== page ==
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Surviving Your Puppy's Adolescence

Surviving Your Puppy's Adolescence

It’s no secret that raising a puppy requires copious amounts of both time and patience.  Chewing, crying, destructiveness, demands for attention, and potty-training mishaps are all just par for the course.  But they’re sooooo cute! And the difficult phase only lasts few months, right? Wrong. Once your new edition is finished being a puppy, he enters a new, and often far more maddening phase of development: adolescence. Starting anywhere between nine and twelve months of age, that sweet little puppy will become - gasp! - a teenager.

Like human teenagers, adolescent dogs may test the resolve of their superiors. They often revert to the types of behaviors we thought they had long outgrown.  Like the rebellious, back-talking teen-aged child, teen-aged puppies often leave us scratching our heads, wondering where we went wrong. Obnoxious puppy behaviors such as play biting and jumping on guests may return with a vengeance. This is when behaviors such as growling, food guarding, and blatant disobedience of commands tend to appear seemingly out of nowhere. It is also when dogs are most commonly surrendered to shelters. Unaware of the existence of this challenging phase, many people assume they have either failed as dog owners, or are stuck with a “bad dog.”  These scenarios are rarely the case. The solution to the Terrible Teens is a combination of consistency, patience, and preparation. Do your research on canine adolescence as soon as you bring your puppy home. As with most other situations, you’ll be happy to have a plan when you need one.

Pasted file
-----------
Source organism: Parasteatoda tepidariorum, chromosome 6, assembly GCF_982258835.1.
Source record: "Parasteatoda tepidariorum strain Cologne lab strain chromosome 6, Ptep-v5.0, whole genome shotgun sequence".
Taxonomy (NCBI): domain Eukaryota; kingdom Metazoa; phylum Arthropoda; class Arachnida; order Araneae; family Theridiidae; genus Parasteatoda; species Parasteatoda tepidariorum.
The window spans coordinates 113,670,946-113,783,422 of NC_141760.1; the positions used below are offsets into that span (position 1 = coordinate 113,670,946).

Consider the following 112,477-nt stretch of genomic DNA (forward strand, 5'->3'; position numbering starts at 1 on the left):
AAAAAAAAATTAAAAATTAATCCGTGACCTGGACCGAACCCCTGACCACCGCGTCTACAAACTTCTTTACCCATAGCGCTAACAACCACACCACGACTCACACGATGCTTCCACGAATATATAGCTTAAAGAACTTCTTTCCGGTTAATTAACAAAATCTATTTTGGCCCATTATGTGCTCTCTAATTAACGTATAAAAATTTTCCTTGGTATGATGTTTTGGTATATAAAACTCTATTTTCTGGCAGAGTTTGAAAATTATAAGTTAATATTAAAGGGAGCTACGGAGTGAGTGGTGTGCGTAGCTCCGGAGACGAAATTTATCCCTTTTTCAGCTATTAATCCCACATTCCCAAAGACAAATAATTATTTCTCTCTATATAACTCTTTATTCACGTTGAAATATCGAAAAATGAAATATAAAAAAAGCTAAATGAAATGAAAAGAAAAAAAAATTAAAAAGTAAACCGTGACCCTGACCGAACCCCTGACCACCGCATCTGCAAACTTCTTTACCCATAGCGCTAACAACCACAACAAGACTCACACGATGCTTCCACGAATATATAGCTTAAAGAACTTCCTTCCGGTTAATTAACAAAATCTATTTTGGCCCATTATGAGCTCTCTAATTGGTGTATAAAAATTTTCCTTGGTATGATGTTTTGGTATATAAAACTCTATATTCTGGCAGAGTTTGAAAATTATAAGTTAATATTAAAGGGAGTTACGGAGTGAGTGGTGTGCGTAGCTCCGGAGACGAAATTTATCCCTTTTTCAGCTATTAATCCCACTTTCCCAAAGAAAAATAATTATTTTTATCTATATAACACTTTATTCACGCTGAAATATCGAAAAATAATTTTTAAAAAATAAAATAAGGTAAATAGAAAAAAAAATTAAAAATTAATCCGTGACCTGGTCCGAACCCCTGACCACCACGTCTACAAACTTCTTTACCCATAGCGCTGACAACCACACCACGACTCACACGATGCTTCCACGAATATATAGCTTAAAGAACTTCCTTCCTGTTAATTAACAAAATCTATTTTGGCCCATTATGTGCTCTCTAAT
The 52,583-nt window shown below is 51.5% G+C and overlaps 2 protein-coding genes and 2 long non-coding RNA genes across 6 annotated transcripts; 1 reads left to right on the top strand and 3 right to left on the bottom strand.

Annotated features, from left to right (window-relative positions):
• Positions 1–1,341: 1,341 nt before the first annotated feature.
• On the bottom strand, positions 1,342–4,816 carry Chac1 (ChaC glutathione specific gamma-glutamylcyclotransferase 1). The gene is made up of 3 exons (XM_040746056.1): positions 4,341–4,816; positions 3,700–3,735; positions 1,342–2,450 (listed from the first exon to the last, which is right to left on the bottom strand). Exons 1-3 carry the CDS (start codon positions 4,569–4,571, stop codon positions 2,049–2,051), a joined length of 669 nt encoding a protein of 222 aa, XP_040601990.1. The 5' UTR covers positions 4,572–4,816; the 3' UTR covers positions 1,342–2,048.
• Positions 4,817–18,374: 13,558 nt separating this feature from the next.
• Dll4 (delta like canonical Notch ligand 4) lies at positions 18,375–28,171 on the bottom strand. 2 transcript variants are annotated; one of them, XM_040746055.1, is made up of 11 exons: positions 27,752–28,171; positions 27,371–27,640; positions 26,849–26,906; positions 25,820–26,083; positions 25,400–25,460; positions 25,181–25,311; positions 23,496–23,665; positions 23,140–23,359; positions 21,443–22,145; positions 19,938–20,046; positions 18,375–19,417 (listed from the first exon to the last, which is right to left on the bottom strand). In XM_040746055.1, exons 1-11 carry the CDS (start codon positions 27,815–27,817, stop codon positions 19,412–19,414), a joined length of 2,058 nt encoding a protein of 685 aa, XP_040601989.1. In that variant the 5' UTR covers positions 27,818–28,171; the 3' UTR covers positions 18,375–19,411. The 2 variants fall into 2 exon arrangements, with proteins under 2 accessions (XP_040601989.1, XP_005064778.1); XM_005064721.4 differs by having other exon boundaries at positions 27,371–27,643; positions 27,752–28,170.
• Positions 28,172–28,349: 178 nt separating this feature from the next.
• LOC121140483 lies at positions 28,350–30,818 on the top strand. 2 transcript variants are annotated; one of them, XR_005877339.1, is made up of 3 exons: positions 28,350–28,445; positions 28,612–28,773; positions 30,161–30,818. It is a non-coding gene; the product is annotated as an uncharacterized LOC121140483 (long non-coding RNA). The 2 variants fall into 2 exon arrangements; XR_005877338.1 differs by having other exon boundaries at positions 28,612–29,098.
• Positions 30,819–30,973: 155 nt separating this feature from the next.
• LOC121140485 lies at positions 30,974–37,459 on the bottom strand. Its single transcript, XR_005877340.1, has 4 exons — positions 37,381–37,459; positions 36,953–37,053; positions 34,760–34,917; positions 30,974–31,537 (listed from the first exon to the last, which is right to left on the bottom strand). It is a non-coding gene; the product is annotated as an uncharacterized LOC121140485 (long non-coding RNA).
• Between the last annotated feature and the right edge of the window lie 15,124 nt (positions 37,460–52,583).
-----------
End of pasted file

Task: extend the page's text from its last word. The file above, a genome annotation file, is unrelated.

Zohan at 14 months. He swears he wasn't eating the Halloween pumpkin, but note the debris field on the floor near his tail...

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